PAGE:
The Port Davey and South Coast Track – Day 4

Day 4 – Forest Camp to Melaleuca
Distance: 20km+
Walking difficulty: Medium
Date walked: 14 March 2012
Note: For GPS data, go to the GPS data page.

My parents were flying into Melaleuca, so we decided to make the jump and stay the night in one of Melaleuca’s cabins.

In order to do so, we got up early.

The walk to Farrell Point is about 6km away through undulating lands. The walking was easy and only took a couple of hours. There are a few hills to walk up and down, but the views are magnificent. There’s a side trip here you can do if you want (we didn’t do it, but it’s on some of the maps).

After getting around Lindsay Hill, you get a brilliant view right down into the Bathurst Narrows, which you have to cross by boat.

The Bathhurst Narrows
The Bathhurst Narrows

If you want to stay here, you’ve got a choice of campsites. Either Farrell Point (this side) or Joan Point (other side of the narrows). I didn’t get to check out Farrell Point’s campsite, but Joan Point’s was nice. Wouldn’t have been a bad night. Though there’s no obvious water around so it could be a bit of a search.

The weather probably gets to decide where you stay. If it’s dangerous looking, stay at Farrell Point until it’s safe to go. If it’s nice weather, cross and stay at Joan Point. That way if it turns nasty overnight, you don’t get stuck.

Crossing the Bathhurst Narrows is a bit of fun too.

We crossed easily (there was a strong current), and had lunch on the rocks of Joan Point. We saw several boats passing through it, and one man pulled up in his tinny. It was the first person we’d seen in days.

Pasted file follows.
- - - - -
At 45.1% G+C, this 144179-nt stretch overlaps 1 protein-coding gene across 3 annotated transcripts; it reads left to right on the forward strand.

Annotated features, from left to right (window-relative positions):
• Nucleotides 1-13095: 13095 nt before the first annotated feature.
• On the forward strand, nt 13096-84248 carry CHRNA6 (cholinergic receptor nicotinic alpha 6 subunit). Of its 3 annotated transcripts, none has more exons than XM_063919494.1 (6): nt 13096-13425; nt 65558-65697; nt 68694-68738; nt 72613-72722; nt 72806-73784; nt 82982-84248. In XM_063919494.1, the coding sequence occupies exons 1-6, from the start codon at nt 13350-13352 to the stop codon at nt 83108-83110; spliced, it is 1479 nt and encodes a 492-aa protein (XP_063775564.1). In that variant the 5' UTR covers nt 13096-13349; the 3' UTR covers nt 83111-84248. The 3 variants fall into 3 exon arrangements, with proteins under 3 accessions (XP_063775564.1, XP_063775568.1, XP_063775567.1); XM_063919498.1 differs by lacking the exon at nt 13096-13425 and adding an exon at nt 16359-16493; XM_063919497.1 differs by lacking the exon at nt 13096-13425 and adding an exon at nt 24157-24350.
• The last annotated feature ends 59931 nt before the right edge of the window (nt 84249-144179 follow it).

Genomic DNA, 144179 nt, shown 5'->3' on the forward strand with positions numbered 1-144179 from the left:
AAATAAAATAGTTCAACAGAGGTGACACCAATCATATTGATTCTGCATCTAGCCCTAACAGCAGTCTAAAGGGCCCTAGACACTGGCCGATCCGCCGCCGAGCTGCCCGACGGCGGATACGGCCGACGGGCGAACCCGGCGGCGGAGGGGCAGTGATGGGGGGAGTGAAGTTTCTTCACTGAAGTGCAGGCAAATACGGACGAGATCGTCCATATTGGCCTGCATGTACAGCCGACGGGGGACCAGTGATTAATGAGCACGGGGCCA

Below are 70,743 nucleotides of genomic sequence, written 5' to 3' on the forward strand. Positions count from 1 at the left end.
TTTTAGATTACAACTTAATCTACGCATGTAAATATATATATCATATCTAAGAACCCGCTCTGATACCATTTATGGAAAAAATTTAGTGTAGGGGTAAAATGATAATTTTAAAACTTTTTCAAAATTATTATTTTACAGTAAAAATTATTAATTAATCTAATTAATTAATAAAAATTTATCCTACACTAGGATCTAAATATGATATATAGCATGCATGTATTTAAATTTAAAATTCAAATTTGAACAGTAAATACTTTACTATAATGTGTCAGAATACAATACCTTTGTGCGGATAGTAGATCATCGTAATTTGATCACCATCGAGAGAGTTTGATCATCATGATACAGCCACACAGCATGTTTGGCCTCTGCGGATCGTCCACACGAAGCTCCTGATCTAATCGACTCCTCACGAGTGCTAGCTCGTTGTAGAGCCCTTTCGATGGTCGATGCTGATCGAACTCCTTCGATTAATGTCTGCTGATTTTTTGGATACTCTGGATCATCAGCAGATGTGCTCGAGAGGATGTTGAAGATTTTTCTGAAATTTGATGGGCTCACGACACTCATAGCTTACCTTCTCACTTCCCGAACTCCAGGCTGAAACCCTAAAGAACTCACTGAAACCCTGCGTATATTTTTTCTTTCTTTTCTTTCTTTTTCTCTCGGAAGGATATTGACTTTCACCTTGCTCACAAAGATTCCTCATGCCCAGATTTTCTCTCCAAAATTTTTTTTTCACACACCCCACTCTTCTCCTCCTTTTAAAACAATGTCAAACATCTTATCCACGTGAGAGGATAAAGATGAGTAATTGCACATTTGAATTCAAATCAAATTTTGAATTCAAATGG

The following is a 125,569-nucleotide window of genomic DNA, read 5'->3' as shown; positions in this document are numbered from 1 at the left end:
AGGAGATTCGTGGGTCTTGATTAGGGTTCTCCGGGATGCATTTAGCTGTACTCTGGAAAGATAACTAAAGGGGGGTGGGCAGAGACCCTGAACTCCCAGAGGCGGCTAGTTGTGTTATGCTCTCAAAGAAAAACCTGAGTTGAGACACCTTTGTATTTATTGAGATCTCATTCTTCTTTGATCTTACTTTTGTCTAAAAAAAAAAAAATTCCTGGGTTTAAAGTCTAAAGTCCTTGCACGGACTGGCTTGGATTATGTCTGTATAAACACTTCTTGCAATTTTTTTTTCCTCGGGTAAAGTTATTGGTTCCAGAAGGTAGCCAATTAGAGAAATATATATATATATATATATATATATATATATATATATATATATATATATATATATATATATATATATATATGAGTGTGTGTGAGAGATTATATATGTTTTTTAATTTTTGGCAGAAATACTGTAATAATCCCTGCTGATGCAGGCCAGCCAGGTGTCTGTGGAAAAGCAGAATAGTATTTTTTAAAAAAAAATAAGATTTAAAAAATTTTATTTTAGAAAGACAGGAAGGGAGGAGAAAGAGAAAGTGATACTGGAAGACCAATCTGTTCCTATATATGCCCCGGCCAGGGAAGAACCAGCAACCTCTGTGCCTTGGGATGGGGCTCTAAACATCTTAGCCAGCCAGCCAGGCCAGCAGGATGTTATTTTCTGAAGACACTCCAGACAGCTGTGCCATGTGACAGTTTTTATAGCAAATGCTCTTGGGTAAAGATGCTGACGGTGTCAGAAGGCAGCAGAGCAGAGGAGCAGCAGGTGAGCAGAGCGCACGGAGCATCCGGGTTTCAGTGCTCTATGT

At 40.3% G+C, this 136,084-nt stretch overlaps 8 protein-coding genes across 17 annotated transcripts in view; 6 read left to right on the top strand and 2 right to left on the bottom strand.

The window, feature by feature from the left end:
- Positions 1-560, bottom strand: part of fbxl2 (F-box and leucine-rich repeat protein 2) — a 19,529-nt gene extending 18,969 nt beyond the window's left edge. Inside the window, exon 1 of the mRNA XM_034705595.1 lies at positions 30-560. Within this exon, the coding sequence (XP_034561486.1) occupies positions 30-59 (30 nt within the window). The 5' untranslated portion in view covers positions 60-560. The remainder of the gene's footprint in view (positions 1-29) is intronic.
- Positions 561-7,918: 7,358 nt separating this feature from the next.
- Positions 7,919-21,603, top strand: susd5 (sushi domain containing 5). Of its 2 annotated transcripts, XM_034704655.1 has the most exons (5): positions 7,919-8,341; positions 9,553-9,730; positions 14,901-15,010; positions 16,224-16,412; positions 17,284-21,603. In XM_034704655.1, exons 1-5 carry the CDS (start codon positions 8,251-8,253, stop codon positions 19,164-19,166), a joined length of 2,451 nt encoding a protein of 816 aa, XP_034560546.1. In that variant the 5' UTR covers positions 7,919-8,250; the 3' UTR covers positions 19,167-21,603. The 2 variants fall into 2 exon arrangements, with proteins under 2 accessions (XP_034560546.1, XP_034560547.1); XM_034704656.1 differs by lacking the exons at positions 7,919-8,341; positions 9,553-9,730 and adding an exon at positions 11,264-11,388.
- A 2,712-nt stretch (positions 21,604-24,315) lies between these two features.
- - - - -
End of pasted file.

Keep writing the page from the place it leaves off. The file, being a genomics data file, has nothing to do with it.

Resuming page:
Launching the plastic boat was easy. The fibre glass boat was not. I have no idea how you’d get this into the sea if you were by yourself. There were actually three boats when we were there. I think one of the fibre glass boats had a hole in it.

After lunch, it was a 10km+ walk into Melaleuca. It didn’t seem to take that long. We were moving pretty fast. It took us about four hours. We had a walking style by now. Walk hard for one hour, then have a five-minute break.

We saw the runway about 30 minutes out from Melaleuca. It was very exciting. We ambled into Melaleuca by 3:30pm. Heaps of time to spare and explore. Melaleuca is a fascinating place.

Sunset at Melaleuca
Sunset at Melaleuca

We grabbed our new supplies from the hut (we had the food for the South Coast Track flown in), and staggered up to the huts.

We stayed the night in one of the huts. We dried out all our stuff. We had a think mattress. It was luxurious and bliss. There was no one else around either. So we had the hut to ourselves.

As the sun went down, we finished the fourth day – and the first leg – of the trip. We were ahead of schedule, and had heaps more food than we needed. The great weather helped significantly.

The total distance walked in the last four days was 76.80km, according to my GPS. In “moving time”, (when the GPS was moving), it took us 21 hours and 29 minutes. So we averaged 3.6 km per hour for the Port Davey Track.

Note: For GPS data, go to the GPS data page.

Read Day 5 – Melaleuca to Louisa Creek

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